As a “Canadian living and writing in New Zealand”, it has been a pleasure to get to know this American living and writing in New Zealand. More exciting still, this installment of the Weekend Name Drop is launching his latest novel next weekend. Meet Thom Conroy.
Name: Thom Conroy
Creative fields: Novelist, Reviewer, University Lecturer
Location: Palmerston North, New Zealand
My connection: I first heard of Thom through a Facebook post by the Massey School of English and Media Studies, celebrating the launch of his first novel, The Naturalist. So, I knew about Thom prior to meeting him at the Ruapehu Writers Festival. At the festival, I introduced myself and we shared the commonalities of being from North America and having moved to New Zealand with small children. I mentioned my plans to meet up with Palmerston north’s short story writer, Tony Chapelle, and Thom suggested I also look him up next time I visited town.
Weeks later, Thom invited me to the Speculative Fiction session of Massey’s Off the Page series, followed by dinner with the featured writers, Tim Jones and Jess Richards, along with poet Tim Upperton. Recently, I attended another session and enjoyed a meal with Thom, David Hill, Fleur Beale, Anna Mackenzie, and Bryan Walpert, among others. During the same trip, my friend and traveling companion bought a copy of The Naturalist and I intend to borrow it, though I may first read Thom’s new book, The Salted Air, due to be launched next weekend. We’re also both featured in Landfall 231, in which Thom reviews Ian Wedde’s novel, Trifecta.
Inspiration for this writer: While I have yet to read one of Thom’s novels, I have appreciated (in reading and listening to interviews with him) that he, too, is bravely tackling New Zealand content in his writing, though from his North American perspective. I feel that we are both writers who, while retaining our own cultural identity, are still operating as New Zealand writers. Of course, I am envious and admiring of Thom’s vocation as an English/Creative writing professor and of his reviews in publications such as Landfall and The New Zealand Listener. I am most appreciative of the way in which he has included me in some of Palmerston North’s literary scene, enabling me to meet writers I may not otherwise get to know. I loved hearing his passage from The Salted Air which Thom’s colleague, poet Bryan Walpert, tells me is very lyrical.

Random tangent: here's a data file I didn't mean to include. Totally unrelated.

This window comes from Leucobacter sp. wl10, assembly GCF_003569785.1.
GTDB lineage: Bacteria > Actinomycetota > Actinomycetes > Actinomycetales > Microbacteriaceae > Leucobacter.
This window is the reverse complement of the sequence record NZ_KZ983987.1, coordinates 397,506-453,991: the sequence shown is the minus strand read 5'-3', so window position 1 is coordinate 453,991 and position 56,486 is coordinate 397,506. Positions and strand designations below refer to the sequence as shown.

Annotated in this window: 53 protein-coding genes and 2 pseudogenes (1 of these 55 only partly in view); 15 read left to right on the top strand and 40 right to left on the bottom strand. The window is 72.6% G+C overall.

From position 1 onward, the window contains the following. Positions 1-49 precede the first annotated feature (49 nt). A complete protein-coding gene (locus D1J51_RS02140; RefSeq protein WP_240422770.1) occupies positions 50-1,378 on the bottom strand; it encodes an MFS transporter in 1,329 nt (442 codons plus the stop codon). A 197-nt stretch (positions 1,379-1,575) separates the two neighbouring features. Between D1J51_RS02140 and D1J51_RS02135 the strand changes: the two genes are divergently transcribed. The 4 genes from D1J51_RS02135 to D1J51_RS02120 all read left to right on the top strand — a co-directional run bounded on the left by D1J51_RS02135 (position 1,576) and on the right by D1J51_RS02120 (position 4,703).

Why you should check him out and share with others: In 2014, Thom made a splash with The Naturalist, knocking Eleanor Catton’s The Luminaries off the top of New Zealand’s best seller list. (Come to think of it, Eleanor Catton and Bryan Walpert are also North Americans writing as New Zealanders). In The New Zealand Herald‘s Canvas magazine, David Hill acclaimed Thom, writing:
“So, several nods of approval to Massey University’s Thom Conroy for making scientist, rebel and loner Ernst Dieffenbach a credible, affecting protagonist and the centrepiece of this vivid (and handsomely-published) novel.”
It seems The Naturalist is one of those fine occasions in which an author finds an historical figure who, while initially appearing obscure, makes people wonder after, “Why has this story never been told in this way before?” The Salted Air promises to be a different sort of venture, an innovative novel comprised of short, connected, lyrical vignettes, touching on delicate issues of suicide, loss and transgression, but also of love and hope.
Sample of work:
I heard the knock, and I knew who it was. There was something in the knock that told me everything. When Harvey’s older brother Bruce opened the door and he was still wearing his white shirt and tie from the dinner we’d been to with his parents, I somehow knew he would still be wearing this shirt, this red tie. He came and sat on the end of the bed without asking, but I didn’t mind. He put his head in his hands and then, smelling of musk and cologne and wine, he began to cry right there in front of me the same as Harvey used to do. Just a full-on cry without the least modesty or reservation.
Sometimes I think there are no separate emotions. That there is only one emotion, one intensity of feeling, and it takes in everything: rage and joy and love and sorrow, all of it. It’s the fullness of it, the wholeness of it that matters. And Bruce’s grief there on the end of the bed in which I was lying was so whole it seemed to fill Harvey’s childhood bedroom. Before I knew it, I could feel it with me beneath the duvet, and so I told Bruce to join us, his grief and me. I folded back the sheet and guided his body into the warmth. I held his head on my shoulder and touched his hair and said nothing at all.
Both of us were still crying when I turned his face to mine. When I felt his shoulder blades above me. When I opened my palm on the top of his head. I remember tears on both our faces during all of this, and the taste of salt seems bound up in everything. The tang of it on my lips. The grittiness of it in his hair.
I often think of that knock. Of how much I knew when I told him to come in.
Listen to Thom, himself, in this interview with Kim Hill on Radio New Zealand and in his YouTube series for his creative writing students:
The Weekend Name Drop is a weekly feature on this blog, promoting people I have encountered who are doing creative things.